State, civic body now say people should do more
The air Mumbai breathes is getting more and more polluted but the authorities have admitted that they have no real solution to the crisis and the steps taken by them are limiting and inadequate.mumbai Updated: Aug 30, 2011 00:59 IST
The air Mumbai breathes is getting more and more polluted but the authorities have admitted that they have no real solution to the crisis and the steps taken by them are limiting and inadequate.
In fact, if the state and civic body are to be believed the best answer to reducing air pollution rests with citizens.
According to the authorities, simple steps such as shifting to public transport, opting for car pooling or complaining about dust emanating from construction sites could go a long way in tackling the issue.
The Hindustan Times had, on Sunday, reported that as per the civic body’s annual Environment Status Report, the emission load of Mumbai had gone up from 588.57 tonnes per day (tpd) in 2009-10 to 597.12 tpd in 2010-11. The auto exhaust emission has also increased to 391.26 tpd -- from 383.69 tpd last year – comprising 65% of the total emission load polluting the air.
Experts say that this rise is due to the increase in vehicular congestion and construction activities. Reacting to HT’s report on rise in air pollution, state environment secretary Valsa Nair-Singh said that better monitoring and encouraging the use of public transport would help in reducing traffic congestion, thus bringing down the pollution levels.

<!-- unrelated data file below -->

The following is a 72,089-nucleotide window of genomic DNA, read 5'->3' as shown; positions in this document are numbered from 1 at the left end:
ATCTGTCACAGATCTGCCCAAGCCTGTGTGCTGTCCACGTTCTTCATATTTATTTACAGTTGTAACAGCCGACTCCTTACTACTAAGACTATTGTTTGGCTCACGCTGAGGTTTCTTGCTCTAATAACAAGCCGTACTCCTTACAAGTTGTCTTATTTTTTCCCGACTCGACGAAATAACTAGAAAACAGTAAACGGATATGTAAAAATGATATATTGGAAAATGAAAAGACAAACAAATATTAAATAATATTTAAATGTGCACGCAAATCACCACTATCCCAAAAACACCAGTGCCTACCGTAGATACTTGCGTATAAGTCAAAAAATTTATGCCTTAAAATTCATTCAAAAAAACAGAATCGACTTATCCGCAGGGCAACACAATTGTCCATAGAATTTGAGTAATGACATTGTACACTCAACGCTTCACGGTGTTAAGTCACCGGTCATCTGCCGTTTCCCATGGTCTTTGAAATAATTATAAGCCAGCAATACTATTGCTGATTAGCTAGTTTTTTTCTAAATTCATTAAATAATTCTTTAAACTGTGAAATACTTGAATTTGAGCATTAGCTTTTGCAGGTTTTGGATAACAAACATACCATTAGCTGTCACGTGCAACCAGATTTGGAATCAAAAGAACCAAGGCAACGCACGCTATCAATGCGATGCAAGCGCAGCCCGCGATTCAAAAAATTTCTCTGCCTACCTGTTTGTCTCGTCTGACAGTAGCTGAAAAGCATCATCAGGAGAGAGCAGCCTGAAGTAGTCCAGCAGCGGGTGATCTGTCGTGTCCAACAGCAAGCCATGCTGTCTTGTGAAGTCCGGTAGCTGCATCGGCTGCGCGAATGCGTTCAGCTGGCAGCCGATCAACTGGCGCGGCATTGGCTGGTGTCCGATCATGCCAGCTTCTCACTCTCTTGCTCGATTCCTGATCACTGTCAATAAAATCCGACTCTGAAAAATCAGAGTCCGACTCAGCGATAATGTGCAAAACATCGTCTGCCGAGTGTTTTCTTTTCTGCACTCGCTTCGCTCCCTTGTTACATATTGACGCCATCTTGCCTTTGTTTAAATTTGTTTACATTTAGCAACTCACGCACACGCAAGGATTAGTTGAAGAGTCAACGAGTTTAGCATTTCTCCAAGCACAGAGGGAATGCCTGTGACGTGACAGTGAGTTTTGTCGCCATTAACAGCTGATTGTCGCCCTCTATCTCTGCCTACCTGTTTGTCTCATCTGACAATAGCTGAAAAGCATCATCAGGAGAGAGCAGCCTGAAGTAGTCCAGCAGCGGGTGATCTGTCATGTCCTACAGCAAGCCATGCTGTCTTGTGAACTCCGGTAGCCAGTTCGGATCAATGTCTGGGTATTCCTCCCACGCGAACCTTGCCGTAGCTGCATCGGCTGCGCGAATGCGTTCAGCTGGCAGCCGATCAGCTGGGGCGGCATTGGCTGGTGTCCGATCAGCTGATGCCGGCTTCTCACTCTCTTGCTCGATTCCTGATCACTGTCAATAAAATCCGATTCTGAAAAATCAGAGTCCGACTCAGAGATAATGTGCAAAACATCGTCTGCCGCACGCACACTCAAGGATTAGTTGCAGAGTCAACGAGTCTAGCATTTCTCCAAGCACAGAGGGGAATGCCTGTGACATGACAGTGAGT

Referring to the pollution on construction sites, she said, “Stringent guidelines to check air pollution are in place. In fact, developers who fail to comply with those cannot be granted the permission to begin construction work. However, the monitoring is very low. No developer has, so far, been served a stop-work notice for violating the environment norms.”
Officials from the building proposal department of Brihanmumbai Municipal Corporation (BMC) feel that unless locals file complaints, no action can be taken. “The new flyovers and public transport systems such as the metro and monorail should help bring down the vehicular traffic,” she added.
Maharashtra Pollution Control Board (MPCB) officials stated that effective monitoring was not being carried out in the city. According to the revised National Standards in 2009, MPCB should monitor construction sites on 12 parameters, but the department has equipment for only six of them.